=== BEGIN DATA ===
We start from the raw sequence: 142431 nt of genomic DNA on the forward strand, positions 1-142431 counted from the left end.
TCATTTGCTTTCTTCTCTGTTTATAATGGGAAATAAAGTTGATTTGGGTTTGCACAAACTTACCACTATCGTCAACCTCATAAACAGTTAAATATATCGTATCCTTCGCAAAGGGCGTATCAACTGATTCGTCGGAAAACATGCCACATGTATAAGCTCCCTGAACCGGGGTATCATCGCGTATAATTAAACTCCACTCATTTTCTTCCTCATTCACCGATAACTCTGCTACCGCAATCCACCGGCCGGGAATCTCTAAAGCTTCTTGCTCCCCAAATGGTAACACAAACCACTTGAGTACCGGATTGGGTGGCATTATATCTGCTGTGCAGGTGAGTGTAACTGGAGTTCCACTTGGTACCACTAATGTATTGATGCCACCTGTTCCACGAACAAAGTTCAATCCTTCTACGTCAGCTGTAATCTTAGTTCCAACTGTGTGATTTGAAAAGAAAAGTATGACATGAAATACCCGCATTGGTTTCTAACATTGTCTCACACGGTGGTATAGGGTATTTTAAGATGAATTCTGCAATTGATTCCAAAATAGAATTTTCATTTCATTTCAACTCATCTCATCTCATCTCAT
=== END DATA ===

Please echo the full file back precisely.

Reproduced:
We start from the raw sequence: 142431 nt of genomic DNA on the forward strand, positions 1-142431 counted from the left end.
TCATTTGCTTTCTTCTCTGTTTATAATGGGAAATAAAGTTGATTTGGGTTTGCACAAACTTACCACTATCGTCAACCTCATAAACAGTTAAATATATCGTATCCTTCGCAAAGGGCGTATCAACTGATTCGTCGGAAAACATGCCACATGTATAAGCTCCCTGAACCGGGGTATCATCGCGTATAATTAAACTCCACTCATTTTCTTCCTCATTCACCGATAACTCTGCTACCGCAATCCACCGGCCGGGAATCTCTAAAGCTTCTTGCTCCCCAAATGGTAACACAAACCACTTGAGTACCGGATTGGGTGGCATTATATCTGCTGTGCAGGTGAGTGTAACTGGAGTTCCACTTGGTACCACTAATGTATTGATGCCACCTGTTCCACGAACAAAGTTCAATCCTTCTACGTCAGCTGTAATCTTAGTTCCAACTGTGTGATTTGAAAAGAAAAGTATGACATGAAATACCCGCATTGGTTTCTAACATTGTCTCACACGGTGGTATAGGGTATTTTAAGATGAATTCTGCAATTGATTCCAAAATAGAATTTTCATTTCATTTCAACTCATCTCATCTCATCTCAT